Scientist part of call in Nature for diverse conservation values

Nature-comment-220PULLMAN, Wash. – A call for inclusive conservation published in this week’s issue of the journal Nature is signed by 240 leading conservation scientists, including Stephanie Hampton, director of the Center for Environmental Research, Education and Outreach at Washington State University.

“Conservation is being held back by the field’s lack of inclusiveness — particularly of the many different values people hold for nature and of the viewpoints of women and diverse ethnicities and cultures,” Hampton said. “Essentially, we call for an end to the divisiveness.”

The scientists have created a website at that includes a petition of support. The site is intended to house videos and events to bring attention to the diversity of values and voices in conservation.

Nature-comment-400Leading the call in the Nature commentary are Heather Tallis, lead scientist with the Nature Conservancy, and Jane Lubchenco, former administrator of the National Oceanic and Atmospheric Administration.

In particular, the authors aim to move conservation beyond a “vitriolic, personal” debate that has polarized and dominated the field in recent years — pitting the idea that we must protect nature to help ourselves (nature’s “instrumental value”) against the idea that nature should be protected for its own sake (“intrinsic value”).

“This dialog is important for conservation scientists,” Hampton said. “We need to understand the potential trade-offs of invoking various values in conservation.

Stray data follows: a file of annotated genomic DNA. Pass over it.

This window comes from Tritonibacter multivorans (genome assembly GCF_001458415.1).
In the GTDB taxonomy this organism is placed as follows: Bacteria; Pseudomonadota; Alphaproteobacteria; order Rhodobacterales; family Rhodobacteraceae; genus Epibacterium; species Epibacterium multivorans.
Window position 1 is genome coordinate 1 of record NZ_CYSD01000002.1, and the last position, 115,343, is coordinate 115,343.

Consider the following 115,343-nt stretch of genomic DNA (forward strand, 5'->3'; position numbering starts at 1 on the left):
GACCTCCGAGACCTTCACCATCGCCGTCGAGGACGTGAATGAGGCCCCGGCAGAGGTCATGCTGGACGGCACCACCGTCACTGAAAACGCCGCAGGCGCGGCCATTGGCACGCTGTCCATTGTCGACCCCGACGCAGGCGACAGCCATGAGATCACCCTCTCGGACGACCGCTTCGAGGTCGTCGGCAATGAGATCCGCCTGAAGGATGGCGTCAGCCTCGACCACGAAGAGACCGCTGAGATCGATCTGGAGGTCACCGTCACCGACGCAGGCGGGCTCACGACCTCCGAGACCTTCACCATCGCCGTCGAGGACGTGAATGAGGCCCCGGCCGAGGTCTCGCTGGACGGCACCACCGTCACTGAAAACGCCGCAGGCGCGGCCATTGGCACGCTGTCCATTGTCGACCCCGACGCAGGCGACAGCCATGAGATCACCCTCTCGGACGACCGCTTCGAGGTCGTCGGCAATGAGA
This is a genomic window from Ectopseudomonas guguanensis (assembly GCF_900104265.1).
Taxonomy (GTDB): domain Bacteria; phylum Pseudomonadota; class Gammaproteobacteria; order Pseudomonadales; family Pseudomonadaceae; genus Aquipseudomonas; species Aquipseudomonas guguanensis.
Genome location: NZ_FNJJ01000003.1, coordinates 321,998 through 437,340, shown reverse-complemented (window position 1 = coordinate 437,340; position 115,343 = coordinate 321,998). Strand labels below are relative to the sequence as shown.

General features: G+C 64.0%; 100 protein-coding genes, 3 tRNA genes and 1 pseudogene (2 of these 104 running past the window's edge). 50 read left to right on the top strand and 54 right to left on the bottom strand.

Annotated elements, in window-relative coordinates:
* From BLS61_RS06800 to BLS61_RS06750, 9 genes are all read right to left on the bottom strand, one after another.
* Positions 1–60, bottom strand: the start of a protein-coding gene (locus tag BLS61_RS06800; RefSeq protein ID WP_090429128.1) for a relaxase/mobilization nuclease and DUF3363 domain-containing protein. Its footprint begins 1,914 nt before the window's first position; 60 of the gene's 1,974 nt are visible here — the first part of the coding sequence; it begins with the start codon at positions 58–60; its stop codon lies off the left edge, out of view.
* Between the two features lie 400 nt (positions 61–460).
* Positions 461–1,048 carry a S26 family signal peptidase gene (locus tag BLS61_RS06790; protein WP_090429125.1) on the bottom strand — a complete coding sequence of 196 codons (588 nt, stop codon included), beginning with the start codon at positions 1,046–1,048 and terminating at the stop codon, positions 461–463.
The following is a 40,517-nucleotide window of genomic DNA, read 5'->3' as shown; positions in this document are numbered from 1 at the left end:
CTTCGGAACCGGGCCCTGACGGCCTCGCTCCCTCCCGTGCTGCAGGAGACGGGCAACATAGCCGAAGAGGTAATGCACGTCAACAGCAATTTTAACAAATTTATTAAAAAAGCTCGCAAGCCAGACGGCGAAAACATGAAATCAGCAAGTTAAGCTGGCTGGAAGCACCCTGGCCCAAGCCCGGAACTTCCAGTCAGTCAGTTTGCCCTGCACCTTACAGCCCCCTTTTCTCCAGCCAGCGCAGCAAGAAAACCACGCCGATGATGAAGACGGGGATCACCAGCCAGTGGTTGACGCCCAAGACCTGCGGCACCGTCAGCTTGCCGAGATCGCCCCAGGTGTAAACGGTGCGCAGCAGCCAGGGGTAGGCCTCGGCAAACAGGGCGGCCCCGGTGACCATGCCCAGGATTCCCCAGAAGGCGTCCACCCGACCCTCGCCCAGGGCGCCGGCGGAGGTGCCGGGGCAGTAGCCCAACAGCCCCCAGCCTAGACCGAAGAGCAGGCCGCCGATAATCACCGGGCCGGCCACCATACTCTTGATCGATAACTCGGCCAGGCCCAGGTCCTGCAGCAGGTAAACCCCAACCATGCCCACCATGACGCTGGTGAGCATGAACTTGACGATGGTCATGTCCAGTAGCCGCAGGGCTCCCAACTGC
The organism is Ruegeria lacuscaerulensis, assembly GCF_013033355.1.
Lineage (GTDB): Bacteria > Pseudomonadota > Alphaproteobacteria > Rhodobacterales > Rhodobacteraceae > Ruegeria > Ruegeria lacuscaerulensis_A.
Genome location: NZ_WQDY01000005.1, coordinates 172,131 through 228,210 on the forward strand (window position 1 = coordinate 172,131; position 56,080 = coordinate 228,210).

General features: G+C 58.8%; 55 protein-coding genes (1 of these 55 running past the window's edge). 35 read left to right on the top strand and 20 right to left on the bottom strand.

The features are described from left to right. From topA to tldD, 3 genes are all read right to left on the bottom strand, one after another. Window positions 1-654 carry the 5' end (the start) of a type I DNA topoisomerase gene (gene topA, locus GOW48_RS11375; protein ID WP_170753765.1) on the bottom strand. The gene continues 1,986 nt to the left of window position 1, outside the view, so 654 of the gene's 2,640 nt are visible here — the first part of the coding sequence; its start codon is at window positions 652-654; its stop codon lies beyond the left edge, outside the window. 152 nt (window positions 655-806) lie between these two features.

“But what’s happening now is an entrenched continuing debate that confuses outsiders and demoralizes conservationists,” she said. “And the absence of female voices is glaringly obvious in a field where women are otherwise so active and influential.

“People choose to conserve nature for diverse reasons,” she said. “That’s not hard for most conservationists to accept.”

To rectify the lack of diversity in values and voices, the letter’s 240 signatories propose a set of specific measures, including:

– Portraying the global history of the field and its centuries of diverse approaches to students training to be conservation scientists;
– Using social media, journals and conference fora to elevate the voices of scientists and practitioners from underrepresented genders, cultures and contexts;
– Embracing “all plausible conservation actors” — including corporations, government agencies, and faith-based organizations;
– Bringing media attention to the full breadth of conservation scientists and practitioners to counter the few polarized voices that are now gathering headlines.

Those registered with Nature may access the article at Others may contact Alice Henchley at for access to a pdf.


Stephanie Hampton, WSU Center for Environmental Research, Education and Outreach, 509-335-6750,